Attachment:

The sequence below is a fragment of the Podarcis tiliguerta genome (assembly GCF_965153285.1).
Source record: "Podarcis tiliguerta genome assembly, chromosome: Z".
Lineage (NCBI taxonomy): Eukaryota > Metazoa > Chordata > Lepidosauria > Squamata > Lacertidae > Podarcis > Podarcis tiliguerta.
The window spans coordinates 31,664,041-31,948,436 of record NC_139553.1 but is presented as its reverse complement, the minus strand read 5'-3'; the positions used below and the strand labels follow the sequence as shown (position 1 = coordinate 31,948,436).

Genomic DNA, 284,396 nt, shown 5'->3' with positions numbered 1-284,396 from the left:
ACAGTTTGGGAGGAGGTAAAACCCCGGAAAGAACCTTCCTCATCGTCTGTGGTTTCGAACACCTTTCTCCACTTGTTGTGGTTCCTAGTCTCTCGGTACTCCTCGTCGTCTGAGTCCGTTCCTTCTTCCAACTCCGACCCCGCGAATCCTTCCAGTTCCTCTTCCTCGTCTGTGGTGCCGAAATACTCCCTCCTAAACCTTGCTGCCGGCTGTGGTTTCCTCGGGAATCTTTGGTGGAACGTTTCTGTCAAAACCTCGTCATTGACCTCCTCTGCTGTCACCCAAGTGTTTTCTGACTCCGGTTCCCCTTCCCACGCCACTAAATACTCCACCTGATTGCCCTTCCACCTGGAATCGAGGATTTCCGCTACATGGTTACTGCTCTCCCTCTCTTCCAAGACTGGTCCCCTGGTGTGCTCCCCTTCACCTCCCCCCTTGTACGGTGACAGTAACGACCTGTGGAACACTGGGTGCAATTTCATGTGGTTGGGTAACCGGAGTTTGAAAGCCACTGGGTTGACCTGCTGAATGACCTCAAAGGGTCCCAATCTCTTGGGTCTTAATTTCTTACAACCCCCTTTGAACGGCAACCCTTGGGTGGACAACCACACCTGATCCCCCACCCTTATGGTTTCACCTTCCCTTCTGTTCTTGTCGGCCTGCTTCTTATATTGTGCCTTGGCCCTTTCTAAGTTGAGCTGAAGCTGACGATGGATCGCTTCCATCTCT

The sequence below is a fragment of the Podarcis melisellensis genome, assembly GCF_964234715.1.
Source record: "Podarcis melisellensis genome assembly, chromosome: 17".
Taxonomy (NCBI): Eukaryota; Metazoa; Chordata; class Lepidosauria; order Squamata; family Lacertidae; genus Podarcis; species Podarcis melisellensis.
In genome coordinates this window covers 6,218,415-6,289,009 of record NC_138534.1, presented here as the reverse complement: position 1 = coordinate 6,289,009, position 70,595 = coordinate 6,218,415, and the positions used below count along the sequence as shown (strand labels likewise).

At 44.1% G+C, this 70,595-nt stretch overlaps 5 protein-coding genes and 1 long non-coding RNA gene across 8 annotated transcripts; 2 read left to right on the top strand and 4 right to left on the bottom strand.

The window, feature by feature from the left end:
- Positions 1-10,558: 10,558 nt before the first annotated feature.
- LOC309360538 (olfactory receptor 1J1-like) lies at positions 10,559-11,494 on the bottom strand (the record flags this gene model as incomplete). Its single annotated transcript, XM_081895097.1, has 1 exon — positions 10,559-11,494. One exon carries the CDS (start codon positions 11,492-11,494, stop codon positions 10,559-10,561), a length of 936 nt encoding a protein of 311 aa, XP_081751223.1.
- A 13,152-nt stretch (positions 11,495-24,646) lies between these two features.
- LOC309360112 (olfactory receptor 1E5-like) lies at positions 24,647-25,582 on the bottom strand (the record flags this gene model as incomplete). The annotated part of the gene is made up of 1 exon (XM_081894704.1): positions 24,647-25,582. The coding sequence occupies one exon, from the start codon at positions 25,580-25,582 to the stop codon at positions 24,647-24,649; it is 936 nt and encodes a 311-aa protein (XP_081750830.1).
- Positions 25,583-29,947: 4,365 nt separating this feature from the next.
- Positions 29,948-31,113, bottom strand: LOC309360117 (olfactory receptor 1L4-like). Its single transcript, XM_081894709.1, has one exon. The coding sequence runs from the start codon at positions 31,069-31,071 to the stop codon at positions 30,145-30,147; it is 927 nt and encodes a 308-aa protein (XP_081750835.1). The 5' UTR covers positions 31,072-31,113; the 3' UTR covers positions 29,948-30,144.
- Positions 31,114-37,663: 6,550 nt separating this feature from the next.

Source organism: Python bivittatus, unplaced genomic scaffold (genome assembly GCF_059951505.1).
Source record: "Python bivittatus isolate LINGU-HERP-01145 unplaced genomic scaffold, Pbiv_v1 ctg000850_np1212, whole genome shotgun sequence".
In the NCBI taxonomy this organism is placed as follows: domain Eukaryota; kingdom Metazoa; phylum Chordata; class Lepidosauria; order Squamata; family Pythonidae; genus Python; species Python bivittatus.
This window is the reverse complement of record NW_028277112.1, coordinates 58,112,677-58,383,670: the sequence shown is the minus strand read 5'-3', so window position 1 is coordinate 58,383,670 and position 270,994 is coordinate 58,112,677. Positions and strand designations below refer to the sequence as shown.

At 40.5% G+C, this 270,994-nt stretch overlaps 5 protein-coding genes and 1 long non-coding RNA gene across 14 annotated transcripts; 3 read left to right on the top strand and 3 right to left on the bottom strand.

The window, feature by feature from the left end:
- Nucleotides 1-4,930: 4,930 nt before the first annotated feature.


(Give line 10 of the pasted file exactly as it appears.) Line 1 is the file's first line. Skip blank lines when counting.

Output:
In genome coordinates this window covers 6,218,415-6,289,009 of record NC_138534.1, presented here as the reverse complement: position 1 = coordinate 6,289,009, position 70,595 = coordinate 6,218,415, and the positions used below count along the sequence as shown (strand labels likewise).